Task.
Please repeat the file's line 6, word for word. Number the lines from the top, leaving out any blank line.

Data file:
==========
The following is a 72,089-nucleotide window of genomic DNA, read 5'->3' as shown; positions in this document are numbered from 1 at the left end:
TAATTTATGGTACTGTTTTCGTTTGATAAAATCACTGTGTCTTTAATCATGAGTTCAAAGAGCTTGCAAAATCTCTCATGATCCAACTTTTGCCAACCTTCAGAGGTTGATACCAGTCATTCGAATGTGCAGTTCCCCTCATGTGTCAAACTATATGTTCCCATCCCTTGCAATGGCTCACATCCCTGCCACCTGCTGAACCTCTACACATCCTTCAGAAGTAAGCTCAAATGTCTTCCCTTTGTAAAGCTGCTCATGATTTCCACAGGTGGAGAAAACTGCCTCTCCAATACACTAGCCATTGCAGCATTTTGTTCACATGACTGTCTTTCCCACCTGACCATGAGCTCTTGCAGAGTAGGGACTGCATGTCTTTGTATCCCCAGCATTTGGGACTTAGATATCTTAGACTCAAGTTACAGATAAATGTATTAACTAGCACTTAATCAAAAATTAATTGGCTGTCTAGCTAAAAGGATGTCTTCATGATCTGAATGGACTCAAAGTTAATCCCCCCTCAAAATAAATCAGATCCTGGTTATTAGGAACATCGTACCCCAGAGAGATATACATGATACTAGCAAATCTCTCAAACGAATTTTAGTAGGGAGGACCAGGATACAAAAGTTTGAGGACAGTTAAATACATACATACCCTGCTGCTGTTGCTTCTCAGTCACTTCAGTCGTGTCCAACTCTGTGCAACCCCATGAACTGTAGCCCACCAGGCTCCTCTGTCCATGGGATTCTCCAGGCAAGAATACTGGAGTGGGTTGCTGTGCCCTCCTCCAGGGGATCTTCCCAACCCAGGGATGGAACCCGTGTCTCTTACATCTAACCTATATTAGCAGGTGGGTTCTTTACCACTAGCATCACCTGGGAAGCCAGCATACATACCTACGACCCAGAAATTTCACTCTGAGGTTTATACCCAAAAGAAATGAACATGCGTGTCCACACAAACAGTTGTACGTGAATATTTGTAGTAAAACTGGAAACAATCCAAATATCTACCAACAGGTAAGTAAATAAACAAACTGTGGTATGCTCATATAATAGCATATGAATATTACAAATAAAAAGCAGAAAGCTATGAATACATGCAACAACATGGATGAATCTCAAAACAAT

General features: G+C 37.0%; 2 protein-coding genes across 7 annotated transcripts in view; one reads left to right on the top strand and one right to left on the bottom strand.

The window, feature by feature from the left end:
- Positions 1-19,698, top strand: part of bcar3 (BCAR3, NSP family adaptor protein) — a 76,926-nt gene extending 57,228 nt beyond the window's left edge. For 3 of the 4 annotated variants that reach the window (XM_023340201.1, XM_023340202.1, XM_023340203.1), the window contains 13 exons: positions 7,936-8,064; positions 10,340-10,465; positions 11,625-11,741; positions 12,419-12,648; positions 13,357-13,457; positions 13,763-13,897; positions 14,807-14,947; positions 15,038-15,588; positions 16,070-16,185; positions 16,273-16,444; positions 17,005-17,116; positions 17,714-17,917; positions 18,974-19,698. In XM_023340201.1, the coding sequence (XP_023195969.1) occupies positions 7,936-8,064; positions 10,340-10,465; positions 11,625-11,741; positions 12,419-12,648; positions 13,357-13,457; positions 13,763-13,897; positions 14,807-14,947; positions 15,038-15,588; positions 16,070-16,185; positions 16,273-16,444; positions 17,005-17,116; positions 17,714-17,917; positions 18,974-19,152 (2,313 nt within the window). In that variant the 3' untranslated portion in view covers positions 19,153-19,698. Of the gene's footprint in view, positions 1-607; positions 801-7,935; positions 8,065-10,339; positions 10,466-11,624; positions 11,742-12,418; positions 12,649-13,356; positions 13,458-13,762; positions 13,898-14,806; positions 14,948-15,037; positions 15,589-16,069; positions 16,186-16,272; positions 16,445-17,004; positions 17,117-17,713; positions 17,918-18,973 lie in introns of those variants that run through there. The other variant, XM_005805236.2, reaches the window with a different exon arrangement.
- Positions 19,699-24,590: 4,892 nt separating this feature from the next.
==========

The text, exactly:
- Positions 19,699-24,590: 4,892 nt separating this feature from the next.